I recall a symposium that I was giving on 1-to-1 marketing in Dallas to marketing executives from the Southwest. I asked them this question: “How many attributes [great definition here] can you identify in a customer where you are absolutely sure that if you make them variable – and extremely relevant to them – versus static – guarantees you an improved ROI on your campaign? I went down starting from ten with a show of hands. The most number of hands went up to the number 3. Three! That means that the majority of marketing executives (and it was practically the entire room) could only be sure of three attributes that should be personalized in a marketing campaign. Not surprisingly, when I asked a bank marketing director what the three were, she said, jokingly, “I would have to kill her before she revealed them.” In reality, knowing what drives a response in your prospects and customers is precisely what marketing execs get paid for.
But this story can provide much greater learning if we consider that what they were telling us is that the quantity of variable data means little in a campaign. The key is the quality of the data and with this in mind let’s explore a much more valuable metric than ROI. We’ll call it ROVI. And it becomes even more important when we see the meteoric growth of video – and those marketers “personalizing” it. It is also important for personalized video KPI.
Personalized video KPI and ROVI
Returning to my story for a moment, my question could have been stated as follows: If you were to send out a marketing campaign, what variable data used in the communication produces a measurable increase in response versus if the content were static? We know that MROI (Marketing Return on Investment) is defined as:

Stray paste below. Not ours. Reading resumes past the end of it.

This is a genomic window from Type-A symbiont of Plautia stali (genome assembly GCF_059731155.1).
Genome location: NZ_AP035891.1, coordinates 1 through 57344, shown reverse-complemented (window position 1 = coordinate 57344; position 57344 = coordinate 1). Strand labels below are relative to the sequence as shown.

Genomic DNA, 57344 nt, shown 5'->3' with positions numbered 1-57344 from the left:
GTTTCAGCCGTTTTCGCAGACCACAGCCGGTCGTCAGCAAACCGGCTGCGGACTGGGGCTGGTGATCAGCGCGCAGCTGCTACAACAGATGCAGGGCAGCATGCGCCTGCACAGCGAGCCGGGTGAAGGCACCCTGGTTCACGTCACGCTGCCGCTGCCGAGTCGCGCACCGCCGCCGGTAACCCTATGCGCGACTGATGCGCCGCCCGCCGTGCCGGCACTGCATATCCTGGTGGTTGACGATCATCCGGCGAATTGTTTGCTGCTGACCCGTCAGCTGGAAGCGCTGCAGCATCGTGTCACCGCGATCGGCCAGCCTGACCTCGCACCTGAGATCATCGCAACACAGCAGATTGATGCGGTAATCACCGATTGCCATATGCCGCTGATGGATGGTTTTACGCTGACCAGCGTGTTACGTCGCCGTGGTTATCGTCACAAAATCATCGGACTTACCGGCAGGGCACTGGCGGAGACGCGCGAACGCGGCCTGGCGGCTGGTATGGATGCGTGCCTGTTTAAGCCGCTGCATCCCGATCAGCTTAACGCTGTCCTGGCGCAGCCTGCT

MROI = (Incremental Financial Value Gained as a Result of Marketing Investment – Cost of the Investment) / Cost of the Marketing Investment
So in keeping with this formula, we’ll define ROVI as:
ROVI = Incremental Increase in Response with Variables – Cost of Developing Variable Content / Cost of Developing Variable Content
To define terms:
Incremental increase in response = improvement from the expected rate or past response rate with the same or similar campaign.
Defining “response” is not clear-cut because it can be interpreted in many ways. It could be based on the total number of responders, the number of people who completed an inquiry form or any other action as a result of your solicitation.
Cost of developing variable content = total investment to create a customer-specific campaign. This may include: writing copy relevant to customer profiles; selecting imagery and graphics for tailored groups; sorting transactional data by customer (it is usually set up that way); programming the variable and static data as needed; delivering the content to each recipient, and processing the responses by each individual.
It is important to note that the cost of variable data versus static may be low in relation to other activities in the campaign and if this is the case as the formula shows, it will not negatively affect your success metric (we will explain why this matters in a moment) and your personalized video KPI.
Of course, getting a response does not guarantee more income (financial gain) but keeping all other factors constant and making an assumption that the campaign concept and offer is a strong one, an increase in numbers should indicate greater revenue opportunities.